And in July 2009, we had the open release of  Natasha Fuller and   Jennifer Johnston’s WINZ details to the media, by Welfare Minister, Paula Bennet.

The condemnation of Bennett’s unethical behaviour led to complaints to the Privacy Commissioner (still awaiting resolution).

I suspect that the odium laid upon Bennett’s head over her abuse of Ministerial power served as a warning to other National ministers. Now, instead of releasing information openly, they now do it through  clandestine means, employing third parties such as feral bloggers.

It is obvious that Brownlee has something to hide – that is the only interpretation of his outright refusal to release information to the public. (Information, by the way, which we taxpayers have paid for.)  Brownlee is hiding information that is most like embarressing and could shed some light on the machinations of POAL management, Board, and ministerial involvement.

After all, if the information wasn’t potentially damaging to Brownlee and National – wouldn’t it  have served their purposes to have released it by now?

In fact, wouldn’t they have leaked it already?

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Related Blogposts

Gerry Brownlee – Diplomat

Finland, some thoughts

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A Slave By Any Other Name…

9 March 2012 5 comments

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slavery

slav·er·y

[sley-vuh-ree, sleyv-ree]
noun
1. the condition of a slave;  bondage.
2. the keeping of slaves  as a practice or institution.
3. a state of subjection like that of a slave: He was kept in slavery by drugs.
4. severe toil; drudgery.
Origin:
1545–55; slave  + -ery

Related forms
pre·slav·er·y, adjective, noun

Synonyms
1.  thralldom, enthrallment. Slavery, bondage, servitude  refer to involuntary subjection to another or others. Slavery  emphasizes the idea of complete ownership and control by a master: to be sold into slavery. Bondage  indicates a state of subjugation or captivity often involving burdensome and degrading labor: in bondage to a cruel master. Servitude  is compulsory service, often such as is required by a legal penalty: penal servitude. 4.  moil, labor.

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doublethink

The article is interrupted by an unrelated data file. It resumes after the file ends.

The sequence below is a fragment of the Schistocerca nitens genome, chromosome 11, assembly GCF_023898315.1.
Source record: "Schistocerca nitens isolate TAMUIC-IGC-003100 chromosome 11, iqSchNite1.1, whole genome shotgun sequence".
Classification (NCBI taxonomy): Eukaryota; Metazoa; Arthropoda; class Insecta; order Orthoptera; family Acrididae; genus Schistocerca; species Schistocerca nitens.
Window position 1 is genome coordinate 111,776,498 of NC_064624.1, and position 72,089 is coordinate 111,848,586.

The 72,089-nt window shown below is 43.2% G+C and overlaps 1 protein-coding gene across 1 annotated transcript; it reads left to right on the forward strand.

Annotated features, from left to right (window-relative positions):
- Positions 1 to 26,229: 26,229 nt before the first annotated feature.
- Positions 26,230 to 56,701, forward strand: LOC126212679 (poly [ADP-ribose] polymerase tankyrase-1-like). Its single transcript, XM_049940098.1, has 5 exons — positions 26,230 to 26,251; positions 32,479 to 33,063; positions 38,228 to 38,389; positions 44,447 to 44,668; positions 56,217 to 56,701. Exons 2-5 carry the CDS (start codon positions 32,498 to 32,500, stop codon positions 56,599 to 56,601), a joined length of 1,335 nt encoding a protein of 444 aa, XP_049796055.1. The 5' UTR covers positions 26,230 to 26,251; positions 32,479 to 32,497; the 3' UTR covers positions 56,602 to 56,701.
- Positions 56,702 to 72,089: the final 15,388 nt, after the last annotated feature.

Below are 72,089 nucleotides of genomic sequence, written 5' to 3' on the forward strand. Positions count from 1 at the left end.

dou·ble·think

[duhb-uhl-thingk]
noun
the acceptance of two contradictory ideas or beliefs at the same time.
Origin:
double  + think;  coined by George Orwell in his novel 1984  (1949)

– n    
deliberate, perverse, or unconscious acceptance or promulgation of conflicting facts, principles, etc

Dictionary.com

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Last week, right-wing blogger; pollster; and National Party activist, David Farrar wrote this eye-opening piece for the NZ Herald,

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Full Story

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The story revolves around abuse, violence,  and exploitation of foreign seamen on Foreign Charter Vessels, as this Department of Labour media statement outlined on 5 March,

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Department of Labour takes tough action against Foreign Charter Vessel

The Department of Labour has found that there was major non-compliance with the Code of Practice on Foreign Fishing Crew and the Approval in Principle (AIP) to employ foreign crew by the New Zealand charterers of the ship, the Shin Ji.

The Department started its investigation into the Shin Ji after crew walked off the ship in protest at the conditions they were facing last June.

The Code of Practice requires payment of the minimum wage plus $2 per hour for actual hours worked, but in no case less than 42 hours per week over the course of the engagement. Deductions may not take wages below the minimum wage for all hours worked.

The New Zealand Charter Party is required to keep accurate records and make these records available to the Department on request, but insufficient documents were provided to make a full financial assessment on crew remuneration. As a result the Department was unable to verify whether the crew of the Shin Ji had been paid their minimum requirements or whether AIP and Code of Practice conditions were met.

In addition, there were allegations of mistreatment made by several crew that present a prima facie case that the provisions of the Code of Practice in relation to fishers’ welfare were not met. A final conclusion could not be made in this area as the New Zealand Charter Party Administrator, Tu’ere Fishing, failed to respond to these allegations.

The Department has now decided that all work visas under the most recent AIP will be cancelled.

The acting head of Immigration New Zealand, Steve Stuart, says the sanctions imposed by the Department show how seriously breaches of the Code of Practice are taken and reflect a tougher approach by the Department.

“Our auditors have carried out a meticulous and thorough investigation and it shows very clearly that the New Zealand Charter Party failed to comply with the Code,” Mr Stuart says.

The Government has already accepted a recommendation by the Ministerial Inquiry into Foreign Charter Vessels (FCVs) to update the Code of Practice and strengthen the immigration approval process for crew.

The Department is also to strengthen the monitoring and enforcement of FCVs and increase the thoroughness of inspections. The Department has improved its auditing system, with the first audits being undertaken by external auditors next month.

Source

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A Ministerial Inquiry released a similar report, highly critical of crew-abuses on FCVs,